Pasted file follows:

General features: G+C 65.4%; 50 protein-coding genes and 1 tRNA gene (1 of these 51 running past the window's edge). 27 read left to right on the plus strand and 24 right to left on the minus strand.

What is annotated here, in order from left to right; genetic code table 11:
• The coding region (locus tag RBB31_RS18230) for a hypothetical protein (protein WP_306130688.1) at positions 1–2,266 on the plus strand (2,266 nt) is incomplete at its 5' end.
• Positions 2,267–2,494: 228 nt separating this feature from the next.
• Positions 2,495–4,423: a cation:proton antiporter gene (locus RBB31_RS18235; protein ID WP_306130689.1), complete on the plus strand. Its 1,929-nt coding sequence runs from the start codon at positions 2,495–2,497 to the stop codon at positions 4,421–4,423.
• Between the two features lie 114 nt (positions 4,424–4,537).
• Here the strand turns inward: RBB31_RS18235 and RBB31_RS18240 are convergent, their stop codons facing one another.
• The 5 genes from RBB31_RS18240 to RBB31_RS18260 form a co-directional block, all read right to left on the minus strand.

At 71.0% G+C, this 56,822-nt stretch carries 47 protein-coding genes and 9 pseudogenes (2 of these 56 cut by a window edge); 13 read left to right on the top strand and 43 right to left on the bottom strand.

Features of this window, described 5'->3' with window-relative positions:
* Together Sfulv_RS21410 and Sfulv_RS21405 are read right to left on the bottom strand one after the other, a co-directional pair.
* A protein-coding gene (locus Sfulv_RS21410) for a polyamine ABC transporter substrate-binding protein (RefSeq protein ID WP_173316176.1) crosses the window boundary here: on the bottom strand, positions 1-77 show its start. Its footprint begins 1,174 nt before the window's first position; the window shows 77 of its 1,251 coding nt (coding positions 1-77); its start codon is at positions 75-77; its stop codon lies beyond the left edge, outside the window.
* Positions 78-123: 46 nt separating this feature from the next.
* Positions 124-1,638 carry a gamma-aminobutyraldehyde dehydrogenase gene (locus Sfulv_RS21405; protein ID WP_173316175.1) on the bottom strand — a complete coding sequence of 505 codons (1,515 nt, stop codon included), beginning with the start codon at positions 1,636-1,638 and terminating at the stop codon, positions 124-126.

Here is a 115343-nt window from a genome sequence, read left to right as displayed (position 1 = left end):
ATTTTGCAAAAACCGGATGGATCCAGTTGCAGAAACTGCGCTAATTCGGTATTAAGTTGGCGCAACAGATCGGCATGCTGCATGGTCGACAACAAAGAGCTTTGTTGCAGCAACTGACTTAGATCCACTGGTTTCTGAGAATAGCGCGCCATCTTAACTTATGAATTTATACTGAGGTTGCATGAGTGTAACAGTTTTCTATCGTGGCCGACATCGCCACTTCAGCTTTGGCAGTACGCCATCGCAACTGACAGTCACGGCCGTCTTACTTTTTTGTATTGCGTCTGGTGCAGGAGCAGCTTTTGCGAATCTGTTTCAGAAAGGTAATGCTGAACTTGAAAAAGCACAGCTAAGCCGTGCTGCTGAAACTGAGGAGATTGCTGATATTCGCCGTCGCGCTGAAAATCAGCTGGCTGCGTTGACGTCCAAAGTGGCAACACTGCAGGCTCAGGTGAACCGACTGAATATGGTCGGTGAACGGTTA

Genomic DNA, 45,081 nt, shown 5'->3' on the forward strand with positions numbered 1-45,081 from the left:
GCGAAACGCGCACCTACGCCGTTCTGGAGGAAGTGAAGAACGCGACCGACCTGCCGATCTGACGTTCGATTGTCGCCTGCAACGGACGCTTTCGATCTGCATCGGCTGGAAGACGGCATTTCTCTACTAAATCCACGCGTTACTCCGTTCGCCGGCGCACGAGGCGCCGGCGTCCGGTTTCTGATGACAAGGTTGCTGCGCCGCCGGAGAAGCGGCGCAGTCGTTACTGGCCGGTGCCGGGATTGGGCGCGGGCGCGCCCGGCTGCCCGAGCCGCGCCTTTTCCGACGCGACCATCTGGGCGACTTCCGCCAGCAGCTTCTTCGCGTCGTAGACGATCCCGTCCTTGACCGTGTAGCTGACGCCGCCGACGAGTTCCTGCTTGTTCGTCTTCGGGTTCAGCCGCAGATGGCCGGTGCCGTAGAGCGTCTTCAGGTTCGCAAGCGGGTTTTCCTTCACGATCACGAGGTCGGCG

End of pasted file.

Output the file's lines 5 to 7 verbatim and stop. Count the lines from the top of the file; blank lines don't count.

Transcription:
• Positions 2,495–4,423: a cation:proton antiporter gene (locus RBB31_RS18235; protein ID WP_306130689.1), complete on the plus strand. Its 1,929-nt coding sequence runs from the start codon at positions 2,495–2,497 to the stop codon at positions 4,421–4,423.
• Between the two features lie 114 nt (positions 4,424–4,537).
• Here the strand turns inward: RBB31_RS18235 and RBB31_RS18240 are convergent, their stop codons facing one another.